Expanded Medicare for All: What It Is and What It’s Not

0 Flares Filament.io 0 Flares ×

Perhaps you’ve seen the video: a Vietnam veteran at a Bernie Sanders rally in Carson, Nevada takes the floor and describes how he is on the point of suicide due to the high uncovered costs of treating his Huntington’s disease. Or maybe you’ve read the recent press articles and TV news reports describing how people are dying due to rationing their insulin shots. The cost of insulin has skyrocketed, from $2,864 per patient per year in 2012 to $5,705 in 2016.

These are vivid reminders of how the current state of health care delivery in the United States kills people: kills them by virtue of inaccessibility, inadequate levels of coverage, and skyrocketing drug prices, among other deficit features. Is it any wonder that in survey after survey, people name health care as their primary concern—and not just the over 30 million that have no health insurance coverage?

And the cruel irony is that health care delivery in the U.S. is more expensive than in any other developed country. Despite the fact that our system covers fewer individuals, U.S. health care expenditures in 2017 accounted for 17.2 percent of GDP, while the next highest rate was Switzerland’s expenditures, at 12.4 percent.

Nor do higher costs lead to better outcomes. We have the highest maternal mortality rates, infant mortality rates, rates of chronic and preventable disease, and heart disease rates of any wealthy country in the world.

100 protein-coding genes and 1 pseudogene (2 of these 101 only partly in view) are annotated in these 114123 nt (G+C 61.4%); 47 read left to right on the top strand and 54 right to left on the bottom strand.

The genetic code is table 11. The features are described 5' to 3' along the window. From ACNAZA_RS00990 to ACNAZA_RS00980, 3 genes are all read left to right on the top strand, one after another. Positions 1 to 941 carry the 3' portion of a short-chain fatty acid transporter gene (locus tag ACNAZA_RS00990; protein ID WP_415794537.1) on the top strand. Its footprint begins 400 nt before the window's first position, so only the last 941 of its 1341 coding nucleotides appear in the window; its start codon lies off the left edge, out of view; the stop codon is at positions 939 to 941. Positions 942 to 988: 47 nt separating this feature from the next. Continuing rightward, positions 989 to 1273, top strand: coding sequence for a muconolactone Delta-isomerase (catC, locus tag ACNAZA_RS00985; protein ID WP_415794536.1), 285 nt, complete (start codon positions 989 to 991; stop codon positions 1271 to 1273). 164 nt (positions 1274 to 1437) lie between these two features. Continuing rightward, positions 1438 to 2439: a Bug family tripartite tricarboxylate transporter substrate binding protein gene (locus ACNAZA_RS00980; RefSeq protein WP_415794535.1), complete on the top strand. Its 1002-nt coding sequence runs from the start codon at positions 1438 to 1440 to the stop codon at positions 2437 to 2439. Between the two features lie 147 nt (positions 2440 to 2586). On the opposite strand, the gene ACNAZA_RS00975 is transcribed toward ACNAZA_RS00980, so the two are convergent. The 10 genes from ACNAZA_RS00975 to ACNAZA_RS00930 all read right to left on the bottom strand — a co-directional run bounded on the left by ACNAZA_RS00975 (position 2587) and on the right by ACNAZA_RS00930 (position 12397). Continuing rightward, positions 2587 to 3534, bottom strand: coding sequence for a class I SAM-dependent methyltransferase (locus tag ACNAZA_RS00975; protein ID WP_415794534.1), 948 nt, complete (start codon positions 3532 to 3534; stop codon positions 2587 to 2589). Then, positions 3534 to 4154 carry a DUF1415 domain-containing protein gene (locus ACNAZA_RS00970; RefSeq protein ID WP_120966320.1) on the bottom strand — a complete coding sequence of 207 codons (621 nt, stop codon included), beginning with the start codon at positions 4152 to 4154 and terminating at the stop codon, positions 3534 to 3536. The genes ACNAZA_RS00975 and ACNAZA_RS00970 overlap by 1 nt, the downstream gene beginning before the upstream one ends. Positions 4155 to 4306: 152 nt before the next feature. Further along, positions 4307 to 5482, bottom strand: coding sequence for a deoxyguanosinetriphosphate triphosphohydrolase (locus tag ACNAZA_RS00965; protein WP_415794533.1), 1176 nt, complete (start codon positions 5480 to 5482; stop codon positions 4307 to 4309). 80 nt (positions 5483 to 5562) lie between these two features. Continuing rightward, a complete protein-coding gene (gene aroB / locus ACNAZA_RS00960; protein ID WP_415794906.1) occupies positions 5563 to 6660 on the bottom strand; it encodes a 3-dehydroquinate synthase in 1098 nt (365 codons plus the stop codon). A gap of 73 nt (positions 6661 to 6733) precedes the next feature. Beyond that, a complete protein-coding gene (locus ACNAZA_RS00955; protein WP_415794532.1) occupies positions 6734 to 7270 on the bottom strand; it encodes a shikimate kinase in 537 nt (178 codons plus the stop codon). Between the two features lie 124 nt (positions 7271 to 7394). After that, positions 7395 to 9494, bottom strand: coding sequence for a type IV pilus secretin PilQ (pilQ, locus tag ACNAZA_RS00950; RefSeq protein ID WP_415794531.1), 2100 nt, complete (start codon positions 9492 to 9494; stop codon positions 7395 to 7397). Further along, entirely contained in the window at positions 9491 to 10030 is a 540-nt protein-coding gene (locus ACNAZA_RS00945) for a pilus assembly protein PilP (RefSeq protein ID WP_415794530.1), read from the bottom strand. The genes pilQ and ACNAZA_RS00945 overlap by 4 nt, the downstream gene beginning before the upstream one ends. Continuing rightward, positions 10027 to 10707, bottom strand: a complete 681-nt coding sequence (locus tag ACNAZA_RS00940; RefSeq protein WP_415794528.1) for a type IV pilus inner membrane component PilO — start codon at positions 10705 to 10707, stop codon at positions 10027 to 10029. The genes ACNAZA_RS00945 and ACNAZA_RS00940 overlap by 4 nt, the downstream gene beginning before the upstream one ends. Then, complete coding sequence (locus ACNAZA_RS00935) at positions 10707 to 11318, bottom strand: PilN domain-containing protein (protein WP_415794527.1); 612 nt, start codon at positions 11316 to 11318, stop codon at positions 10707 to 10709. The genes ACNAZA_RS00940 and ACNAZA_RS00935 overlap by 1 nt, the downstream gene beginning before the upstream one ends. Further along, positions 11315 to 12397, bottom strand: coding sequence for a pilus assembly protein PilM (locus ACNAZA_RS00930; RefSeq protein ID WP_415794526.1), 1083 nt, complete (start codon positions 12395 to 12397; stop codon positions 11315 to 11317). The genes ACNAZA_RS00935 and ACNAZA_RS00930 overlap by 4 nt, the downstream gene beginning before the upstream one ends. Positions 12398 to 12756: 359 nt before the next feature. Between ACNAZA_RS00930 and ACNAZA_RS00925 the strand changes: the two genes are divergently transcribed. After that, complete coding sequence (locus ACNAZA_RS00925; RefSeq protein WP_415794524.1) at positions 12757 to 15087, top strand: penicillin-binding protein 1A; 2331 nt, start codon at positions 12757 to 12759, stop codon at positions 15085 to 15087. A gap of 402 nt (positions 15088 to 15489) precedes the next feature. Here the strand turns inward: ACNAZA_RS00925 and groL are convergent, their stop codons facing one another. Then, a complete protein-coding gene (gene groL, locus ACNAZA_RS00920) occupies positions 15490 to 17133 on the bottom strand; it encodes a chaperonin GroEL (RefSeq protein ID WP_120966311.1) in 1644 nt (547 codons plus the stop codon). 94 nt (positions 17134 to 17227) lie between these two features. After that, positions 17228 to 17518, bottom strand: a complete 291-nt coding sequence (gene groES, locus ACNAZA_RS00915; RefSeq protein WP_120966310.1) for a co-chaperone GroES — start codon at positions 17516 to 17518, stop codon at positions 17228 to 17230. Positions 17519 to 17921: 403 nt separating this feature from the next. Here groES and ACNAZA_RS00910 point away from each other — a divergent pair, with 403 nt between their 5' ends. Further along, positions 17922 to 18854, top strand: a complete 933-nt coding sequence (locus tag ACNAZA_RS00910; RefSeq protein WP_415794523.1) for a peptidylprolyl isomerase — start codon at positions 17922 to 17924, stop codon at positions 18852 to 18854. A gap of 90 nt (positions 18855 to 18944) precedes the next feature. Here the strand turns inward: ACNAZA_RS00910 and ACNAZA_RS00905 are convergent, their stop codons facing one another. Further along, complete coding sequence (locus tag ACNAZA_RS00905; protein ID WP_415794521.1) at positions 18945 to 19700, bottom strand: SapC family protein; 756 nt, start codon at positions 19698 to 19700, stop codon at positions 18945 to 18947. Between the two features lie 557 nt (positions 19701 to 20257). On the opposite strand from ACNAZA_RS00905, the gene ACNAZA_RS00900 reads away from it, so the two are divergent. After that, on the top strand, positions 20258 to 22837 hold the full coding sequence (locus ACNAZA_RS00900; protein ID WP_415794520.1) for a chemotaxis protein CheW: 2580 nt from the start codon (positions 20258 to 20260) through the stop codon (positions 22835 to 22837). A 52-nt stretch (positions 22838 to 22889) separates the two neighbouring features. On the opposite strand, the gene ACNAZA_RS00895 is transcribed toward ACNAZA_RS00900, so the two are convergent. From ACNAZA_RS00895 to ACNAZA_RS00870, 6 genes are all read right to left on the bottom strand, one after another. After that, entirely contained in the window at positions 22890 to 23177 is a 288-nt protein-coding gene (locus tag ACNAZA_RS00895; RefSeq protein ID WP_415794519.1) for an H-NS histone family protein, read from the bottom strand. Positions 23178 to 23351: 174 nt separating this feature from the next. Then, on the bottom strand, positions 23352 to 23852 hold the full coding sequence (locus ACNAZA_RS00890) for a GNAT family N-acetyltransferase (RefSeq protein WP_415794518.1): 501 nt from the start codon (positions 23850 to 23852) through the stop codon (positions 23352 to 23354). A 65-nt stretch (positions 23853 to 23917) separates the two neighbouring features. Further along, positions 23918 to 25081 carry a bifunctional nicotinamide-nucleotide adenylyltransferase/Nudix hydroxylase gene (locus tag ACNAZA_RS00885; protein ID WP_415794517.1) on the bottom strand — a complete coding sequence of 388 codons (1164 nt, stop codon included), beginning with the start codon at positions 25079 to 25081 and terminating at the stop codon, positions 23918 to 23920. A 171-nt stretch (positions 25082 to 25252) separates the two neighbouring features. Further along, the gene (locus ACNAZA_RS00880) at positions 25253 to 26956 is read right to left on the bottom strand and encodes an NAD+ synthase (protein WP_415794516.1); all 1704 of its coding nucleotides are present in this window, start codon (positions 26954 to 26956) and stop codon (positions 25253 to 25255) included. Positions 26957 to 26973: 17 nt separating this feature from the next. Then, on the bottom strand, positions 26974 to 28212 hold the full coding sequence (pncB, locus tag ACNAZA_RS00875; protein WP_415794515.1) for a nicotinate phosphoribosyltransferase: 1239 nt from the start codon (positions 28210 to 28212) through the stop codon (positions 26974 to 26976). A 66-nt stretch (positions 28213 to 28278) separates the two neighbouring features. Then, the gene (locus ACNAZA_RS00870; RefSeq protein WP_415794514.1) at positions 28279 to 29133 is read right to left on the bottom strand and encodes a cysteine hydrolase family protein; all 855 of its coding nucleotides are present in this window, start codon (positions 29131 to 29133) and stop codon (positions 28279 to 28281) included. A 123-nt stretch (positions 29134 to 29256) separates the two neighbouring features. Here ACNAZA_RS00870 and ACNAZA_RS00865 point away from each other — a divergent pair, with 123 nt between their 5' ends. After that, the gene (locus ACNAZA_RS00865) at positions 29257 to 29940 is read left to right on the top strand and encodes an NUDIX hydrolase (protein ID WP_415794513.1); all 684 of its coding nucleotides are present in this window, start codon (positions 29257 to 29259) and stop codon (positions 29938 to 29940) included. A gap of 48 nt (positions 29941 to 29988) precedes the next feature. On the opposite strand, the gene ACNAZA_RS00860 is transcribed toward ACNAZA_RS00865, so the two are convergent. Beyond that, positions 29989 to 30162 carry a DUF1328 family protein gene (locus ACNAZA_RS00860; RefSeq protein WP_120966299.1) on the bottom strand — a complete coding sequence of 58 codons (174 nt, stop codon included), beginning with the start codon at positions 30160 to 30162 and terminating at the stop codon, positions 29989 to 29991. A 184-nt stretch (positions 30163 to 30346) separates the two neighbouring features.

So absent better health outcomes, where is all that money going? Health care is a big business in the U.S. and not a human right, and this reality is reflected in the profit levels and approaches to compensation and administration that characterize the industry. Hospitals inflate their costs by acquiring other facilities and obtaining near monopoly power over local markets. Health insurance companies wastefully expand bureaucracies, hiring more claims and billings managers trained to restrict coverage. Hospital and insurance CEOs garner obscene salaries: an average health insurance executive makes $20 million per year. Roughly 30 percent of all healthcare costs in the country are administrative. In contrast, the government-run Medicare system only spends three percent of its revenue on administration.